Judith Curry posts a response to the SciAm article (and related stuff) by Michael Lemonick. I’d like to comment on her take, but I want to read it again more carefully…and that will have to wait until after the big football game tonight.

     

  89. Stu says:

    Bernie: #89
     
    “Please note that there is nothing wrong per se with journalists (or scientists)  who have and acknowledge such biases. ”
     
    Journalists? Fair enough. Scientists?  No.

  90. AMac: “One way to look at the current Climate Wars is as the teething pains of an immature discipline.  Being thrust into the limelight is at the same time welcome, and very uncomfortable.  I think that as climate science matures, it will take up these sorts of challenges, albeit grudgingly at times.”
     
    I used to look at it that way, but that is not a complete version of the story by any means.
     
    The existence of an organized, funded and talented group of professionals intending to confuse and confound the public discourse figures into it. The unwillingness or incapacity of the press to make judgments figures into it.
     
    Everyone needs to understand that fields like medicine and engineering are vastly more expensive than fields like climatology, and the standard to which climatology could reasonable be required to uphold are castly beyond not only the understanding but the capacity and resources of the field as it exists. That is, the idea that “it will take these things up” depends on the willingness of the public to pay for them more than on the willingness of the field to reorganize around them.
     
    Meanwhile, some of the lies are calling us a “literally multi-trillion-dollar operation”. (I believe in the US it abounts to .0003 trillions or about 300 million.) The difference between 90 cents per capita and $3000 per capita is pretty substantial, obviously. I would not consider that value received if that were really the amount expended.
     
    Now, I’m not really sure, though, that going from, say, 90 cents to nine dollars per capita is actually a good way to spend the nine dollars. Maybe as an investment in engineering it would be better targeted. But if people really want medical-quality accountability they had better be willing to pay for medical-quality infrastructure.
     

  91. Bernie says:

    Stu:
    Just as it is unreasonable to believe that journalists can somehow prevent their biases from potentially influencing their work product, so is it true for scientists where their work impinges on practical policy issues.  Wishing that it shouldn’t be the case is unrealistic.  The demand on scientists and journalists is that they openly acknowledge potential sources of bias.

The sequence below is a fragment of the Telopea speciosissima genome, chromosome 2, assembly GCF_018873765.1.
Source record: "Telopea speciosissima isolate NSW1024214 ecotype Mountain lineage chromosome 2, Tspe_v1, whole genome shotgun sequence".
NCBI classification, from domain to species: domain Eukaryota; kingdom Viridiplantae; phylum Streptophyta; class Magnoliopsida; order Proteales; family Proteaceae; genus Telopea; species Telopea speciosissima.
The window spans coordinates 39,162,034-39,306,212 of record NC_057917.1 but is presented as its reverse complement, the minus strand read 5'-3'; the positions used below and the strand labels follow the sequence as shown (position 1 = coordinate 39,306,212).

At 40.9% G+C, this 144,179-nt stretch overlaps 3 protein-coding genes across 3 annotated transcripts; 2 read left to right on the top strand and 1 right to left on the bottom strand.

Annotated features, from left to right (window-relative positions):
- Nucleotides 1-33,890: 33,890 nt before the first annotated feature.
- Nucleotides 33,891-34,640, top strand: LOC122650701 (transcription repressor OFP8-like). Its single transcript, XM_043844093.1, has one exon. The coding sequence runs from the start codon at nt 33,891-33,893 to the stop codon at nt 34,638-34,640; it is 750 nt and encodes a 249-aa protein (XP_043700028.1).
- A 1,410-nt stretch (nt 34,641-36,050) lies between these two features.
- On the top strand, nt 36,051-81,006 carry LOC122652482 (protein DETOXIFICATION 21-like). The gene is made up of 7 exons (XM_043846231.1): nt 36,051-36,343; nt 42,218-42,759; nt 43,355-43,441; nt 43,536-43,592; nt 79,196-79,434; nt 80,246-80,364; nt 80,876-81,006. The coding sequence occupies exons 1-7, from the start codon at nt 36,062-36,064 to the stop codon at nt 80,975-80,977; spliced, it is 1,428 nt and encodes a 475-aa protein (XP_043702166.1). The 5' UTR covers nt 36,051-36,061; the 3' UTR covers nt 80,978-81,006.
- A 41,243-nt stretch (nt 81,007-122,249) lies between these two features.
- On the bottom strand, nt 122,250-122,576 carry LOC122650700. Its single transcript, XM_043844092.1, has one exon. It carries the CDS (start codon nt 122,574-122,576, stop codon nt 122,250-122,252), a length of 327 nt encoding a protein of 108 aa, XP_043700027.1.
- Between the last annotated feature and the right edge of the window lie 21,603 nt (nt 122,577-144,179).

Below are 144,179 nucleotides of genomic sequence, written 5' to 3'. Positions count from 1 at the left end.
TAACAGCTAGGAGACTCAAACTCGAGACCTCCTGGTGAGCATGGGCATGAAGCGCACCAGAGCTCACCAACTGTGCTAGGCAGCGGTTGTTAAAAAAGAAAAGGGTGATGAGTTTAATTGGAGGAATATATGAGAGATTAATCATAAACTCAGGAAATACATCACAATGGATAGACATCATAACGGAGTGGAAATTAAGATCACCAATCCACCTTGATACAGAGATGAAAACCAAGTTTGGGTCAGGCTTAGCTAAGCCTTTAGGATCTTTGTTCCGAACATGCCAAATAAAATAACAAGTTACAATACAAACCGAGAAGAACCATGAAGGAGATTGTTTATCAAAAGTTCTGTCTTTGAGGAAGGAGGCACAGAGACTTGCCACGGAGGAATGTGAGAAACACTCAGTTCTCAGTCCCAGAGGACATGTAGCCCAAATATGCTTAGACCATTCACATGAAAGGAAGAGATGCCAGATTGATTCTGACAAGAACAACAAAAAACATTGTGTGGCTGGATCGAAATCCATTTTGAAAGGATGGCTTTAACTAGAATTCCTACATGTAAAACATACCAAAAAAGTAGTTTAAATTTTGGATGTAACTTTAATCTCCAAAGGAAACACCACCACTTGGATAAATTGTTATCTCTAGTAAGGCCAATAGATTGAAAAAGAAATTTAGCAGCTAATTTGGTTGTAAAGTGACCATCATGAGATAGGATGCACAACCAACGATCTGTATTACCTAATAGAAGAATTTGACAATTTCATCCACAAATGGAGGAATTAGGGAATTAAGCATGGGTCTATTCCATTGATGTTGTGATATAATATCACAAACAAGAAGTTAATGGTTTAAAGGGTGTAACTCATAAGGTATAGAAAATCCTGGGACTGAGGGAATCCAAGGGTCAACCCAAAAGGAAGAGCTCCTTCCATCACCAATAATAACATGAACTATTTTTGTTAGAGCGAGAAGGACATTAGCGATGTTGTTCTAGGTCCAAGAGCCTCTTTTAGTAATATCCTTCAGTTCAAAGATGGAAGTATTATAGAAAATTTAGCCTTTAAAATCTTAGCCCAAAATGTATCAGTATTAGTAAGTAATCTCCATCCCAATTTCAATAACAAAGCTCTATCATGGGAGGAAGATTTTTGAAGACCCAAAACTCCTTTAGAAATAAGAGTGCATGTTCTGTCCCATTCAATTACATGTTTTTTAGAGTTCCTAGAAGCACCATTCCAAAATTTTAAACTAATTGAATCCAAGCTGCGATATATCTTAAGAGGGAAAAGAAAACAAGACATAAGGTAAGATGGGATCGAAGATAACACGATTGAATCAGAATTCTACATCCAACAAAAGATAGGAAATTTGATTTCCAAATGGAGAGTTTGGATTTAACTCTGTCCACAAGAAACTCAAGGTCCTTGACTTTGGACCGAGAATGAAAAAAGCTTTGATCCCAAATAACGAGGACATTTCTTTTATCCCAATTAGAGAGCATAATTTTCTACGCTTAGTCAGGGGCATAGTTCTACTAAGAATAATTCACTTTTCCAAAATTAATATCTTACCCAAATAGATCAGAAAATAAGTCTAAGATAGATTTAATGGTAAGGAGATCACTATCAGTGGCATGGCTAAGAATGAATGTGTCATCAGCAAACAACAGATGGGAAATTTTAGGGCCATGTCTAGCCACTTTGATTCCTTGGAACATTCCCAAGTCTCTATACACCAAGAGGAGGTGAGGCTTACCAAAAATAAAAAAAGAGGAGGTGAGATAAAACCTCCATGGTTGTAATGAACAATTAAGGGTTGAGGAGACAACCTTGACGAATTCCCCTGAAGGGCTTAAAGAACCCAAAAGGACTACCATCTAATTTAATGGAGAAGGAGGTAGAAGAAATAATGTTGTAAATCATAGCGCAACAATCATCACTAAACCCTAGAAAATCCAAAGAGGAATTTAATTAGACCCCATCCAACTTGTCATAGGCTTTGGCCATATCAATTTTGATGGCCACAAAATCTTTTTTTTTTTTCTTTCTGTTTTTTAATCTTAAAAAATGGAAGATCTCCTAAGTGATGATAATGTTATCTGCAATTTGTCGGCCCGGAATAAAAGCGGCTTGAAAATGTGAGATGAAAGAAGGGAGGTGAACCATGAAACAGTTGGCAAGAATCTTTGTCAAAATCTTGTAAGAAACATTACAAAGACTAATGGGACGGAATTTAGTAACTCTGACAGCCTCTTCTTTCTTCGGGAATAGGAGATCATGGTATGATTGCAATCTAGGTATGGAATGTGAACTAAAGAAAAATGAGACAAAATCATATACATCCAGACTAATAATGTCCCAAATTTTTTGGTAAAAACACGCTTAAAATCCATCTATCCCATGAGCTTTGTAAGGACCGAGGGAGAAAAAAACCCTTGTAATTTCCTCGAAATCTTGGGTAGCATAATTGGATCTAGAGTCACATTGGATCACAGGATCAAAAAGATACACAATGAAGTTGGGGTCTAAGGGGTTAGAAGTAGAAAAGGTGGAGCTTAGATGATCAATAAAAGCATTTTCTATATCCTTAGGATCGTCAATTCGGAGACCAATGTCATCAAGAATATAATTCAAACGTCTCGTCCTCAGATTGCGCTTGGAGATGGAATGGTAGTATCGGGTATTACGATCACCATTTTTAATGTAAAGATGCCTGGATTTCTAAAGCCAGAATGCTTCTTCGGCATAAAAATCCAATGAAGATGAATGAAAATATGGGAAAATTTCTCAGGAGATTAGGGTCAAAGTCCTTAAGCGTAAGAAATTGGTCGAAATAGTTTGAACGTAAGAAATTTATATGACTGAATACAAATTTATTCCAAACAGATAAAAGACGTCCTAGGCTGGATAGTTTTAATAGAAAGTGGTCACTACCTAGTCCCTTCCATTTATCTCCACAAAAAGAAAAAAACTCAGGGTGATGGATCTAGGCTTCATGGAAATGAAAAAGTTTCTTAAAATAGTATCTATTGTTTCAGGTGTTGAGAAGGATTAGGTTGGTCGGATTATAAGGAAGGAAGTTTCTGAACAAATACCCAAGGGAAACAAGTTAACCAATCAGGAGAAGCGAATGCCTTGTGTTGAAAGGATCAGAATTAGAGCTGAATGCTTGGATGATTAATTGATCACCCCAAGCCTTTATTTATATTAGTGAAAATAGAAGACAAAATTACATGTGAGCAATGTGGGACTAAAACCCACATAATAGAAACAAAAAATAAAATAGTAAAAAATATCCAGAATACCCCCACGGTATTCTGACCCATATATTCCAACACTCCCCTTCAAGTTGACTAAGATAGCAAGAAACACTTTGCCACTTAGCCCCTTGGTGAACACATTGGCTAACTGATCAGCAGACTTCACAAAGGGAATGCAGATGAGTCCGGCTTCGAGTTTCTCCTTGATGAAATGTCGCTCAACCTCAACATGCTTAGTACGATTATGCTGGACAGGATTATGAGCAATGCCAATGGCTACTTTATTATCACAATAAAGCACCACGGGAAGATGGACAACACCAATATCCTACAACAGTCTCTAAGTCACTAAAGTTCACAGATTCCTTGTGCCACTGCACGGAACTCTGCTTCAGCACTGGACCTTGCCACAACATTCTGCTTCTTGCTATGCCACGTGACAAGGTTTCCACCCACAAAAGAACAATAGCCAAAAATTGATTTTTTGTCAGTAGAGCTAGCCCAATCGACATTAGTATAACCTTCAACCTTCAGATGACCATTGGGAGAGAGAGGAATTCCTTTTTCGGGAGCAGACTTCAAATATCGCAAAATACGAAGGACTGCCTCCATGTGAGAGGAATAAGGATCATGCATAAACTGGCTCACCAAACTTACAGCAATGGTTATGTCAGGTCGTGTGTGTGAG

92. AMac says:

    Michael Tobis —
    > The existence of an organized, funded and talented group of professionals intending to confuse and confound the public discourse figures into it. The unwillingness or incapacity of the press to make judgments figures into it.
    The Oreskes/AGW Consensus “Knaves and Fools” narrative is a tremendously satisfying one.  We can even stipulate that it is true — in that there are certainly Knaves out there.  Fools, too.  Let’s go beyond the simplest plot line and add a layer of complexity.  Assign percentages to the dissent from the AGW Consensus postion among scientifically-literate people (e.g. skeptic readers of C-a-s).  I’ll even go first.
    Knaves (AMac estimate 1%)
    Fools (AMac estimate 25%)
    Honest but lacks adequate basis for opinion (AMac estimate 25%)
    Honest with reasoned, reasonable, informed basis for skepticism (AMac estimate 50%)
    This is so informal that my numbers don’t even add to 100%.
    Your turn.

  93. Stu says:

    Bernie-
     
    I think I read your previous comment the wrong way. Of course, everyone has biases to some degree, and it’s better when biases are acknowledged. But I would still disagree with your #92 comment. Perhaps I just have a fairly unrealistic, romantic idea about science in general, but I really thought that as a scientist it is basically your job to do everything you can not to let your biases get in the way of your conclusions. To me, this is what science actually is- the process of working in order to allow results which might be different to your orginal assumptions.